Victor Mancho 3 Mancho Street, New York City Malo

Mrs Santa briefly considers just hard-coding the new words in, but she knows this is not the time for laziness. There are elves in every corner of the globe and she needs things to be able to evolve.

So, to call her script now, she creates two arrays and passes them into the grammar:

    my @nice = ['Nice', 'Bueno'];
    
    my @naughty = ['Naughty', 'Malo'];
    
    naughty-nice-list.parsefile("./list.txt", args=>(@nice, @naughty), actions=>$actions);

She changes the grammar like this to use the new arrays:


    grammar naughty-nice-list {
    
    #|{ Create dynamic arrays with the passed in arrays,
    available throughout the grammar}
    token TOP (@*nice-words, @*naughty-words) { <details>+ } 
    
    token details { <name> <address> <assessment> }
	  
    token name { .*? \t }

    token address { .*? \t }
	  
    #|{ Find either a word from the naughty-words array
    or from the nice-words array followed by a newline}
    token assessment { @*naughty-words|@*nice-words \n } 
}

But Mrs S. realises that she is going to end up creating lots of different keys in her hash table in her actions class now. Keys will be ‘Nice‘, ‘Naughty‘, ‘Bueno‘ or ‘Malo‘ as these will be the matching words that $<assessment>.Str might return (with more coming in the future, in all probability).

So she makes another change, naming the potential matches in the grammar for the assessment token:

    #| Mrs S. has now added names to the potential matches
    token assessment { $<Naughty>=@*naughty-words|$<Nice>=@*nice-words \n } 

Inside the action class there have to be changes to accommodate this. Using make and made, Mrs Santa will store the name of the appropriate match:


    class santa-list-actions {

        has %!filtered-lists;

	method show { return %!filtered-lists };

	method details ($/) {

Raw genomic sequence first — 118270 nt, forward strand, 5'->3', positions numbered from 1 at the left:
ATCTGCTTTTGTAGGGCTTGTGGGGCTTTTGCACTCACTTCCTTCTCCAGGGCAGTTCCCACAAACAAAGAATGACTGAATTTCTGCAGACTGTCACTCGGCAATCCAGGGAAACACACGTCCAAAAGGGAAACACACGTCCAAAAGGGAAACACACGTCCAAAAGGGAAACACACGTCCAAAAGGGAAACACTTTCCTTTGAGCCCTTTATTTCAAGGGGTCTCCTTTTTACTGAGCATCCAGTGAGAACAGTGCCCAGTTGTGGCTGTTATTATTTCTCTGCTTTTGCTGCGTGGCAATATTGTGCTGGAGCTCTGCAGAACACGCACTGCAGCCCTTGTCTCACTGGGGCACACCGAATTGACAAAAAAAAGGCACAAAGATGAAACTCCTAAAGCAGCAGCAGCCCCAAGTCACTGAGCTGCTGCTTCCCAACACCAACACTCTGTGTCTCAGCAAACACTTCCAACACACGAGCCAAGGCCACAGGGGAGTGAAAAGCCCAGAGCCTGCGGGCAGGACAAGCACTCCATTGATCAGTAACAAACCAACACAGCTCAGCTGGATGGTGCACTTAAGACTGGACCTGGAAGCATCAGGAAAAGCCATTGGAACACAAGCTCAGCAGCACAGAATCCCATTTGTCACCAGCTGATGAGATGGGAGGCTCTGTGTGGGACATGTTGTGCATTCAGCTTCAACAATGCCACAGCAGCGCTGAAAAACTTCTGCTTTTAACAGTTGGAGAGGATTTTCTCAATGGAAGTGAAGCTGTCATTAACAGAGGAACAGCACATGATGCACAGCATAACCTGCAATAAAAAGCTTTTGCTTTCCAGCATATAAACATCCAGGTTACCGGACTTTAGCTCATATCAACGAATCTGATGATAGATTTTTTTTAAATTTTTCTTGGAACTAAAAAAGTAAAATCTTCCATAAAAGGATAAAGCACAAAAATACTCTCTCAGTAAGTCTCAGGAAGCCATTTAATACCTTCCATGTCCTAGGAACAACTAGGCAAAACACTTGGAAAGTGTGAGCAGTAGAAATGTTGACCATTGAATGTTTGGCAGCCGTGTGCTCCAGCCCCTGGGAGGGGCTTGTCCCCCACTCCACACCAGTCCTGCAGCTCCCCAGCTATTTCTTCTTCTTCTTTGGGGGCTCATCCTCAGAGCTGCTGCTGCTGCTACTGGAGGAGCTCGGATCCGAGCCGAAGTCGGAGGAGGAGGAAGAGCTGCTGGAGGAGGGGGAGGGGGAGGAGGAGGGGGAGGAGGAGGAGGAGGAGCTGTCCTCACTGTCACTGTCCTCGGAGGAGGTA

my @details.push($<name>.Str, $<address>.Str);
    
	    #|{ This will now use the value from 'assessment.made' as the key,
	    rather than the match in 'assessment.Str'}
	    %filtered-lists{ $<assessment>.made }.push(@details); 

	};

	method assessment ($/) {

 	    #| If the named pattern 'Naughty' matched...
            if $<Naughty> { 

	      #| ... set assessment.made to "Naughty"
	      make "Naughty" 

	    }

	    #| Or if the named pattern 'Nice' matched...
	    elsif $<Nice> { 

	      #| ... set assessment.made to "Nice"
	      make "Nice" 

	    };

	};
	    
};

Once Mrs Santa captures the data into her own hash, she can easily check that Victor Mancho, who has been Malo this year, has made it to the right list:

    #| Produces the output 'Victor Mancho'
    say %hash-naughty-nice<Naughty>[2][0];

So now Mrs Santa can add any new translations of ‘Naughty’ or ‘Nice’ to the relevant array without touching the grammar at all.

Mrs Santa finds herself quite pleased with the flexibility of Perl 6 grammars. Less so with Santa’s research of the problem in the first place…but she knows she’s well on the way to making sure everyone either gets a present or has eggs thrown against their windows this yuletide.

One thought on “Day 12 – Building a flexible grammar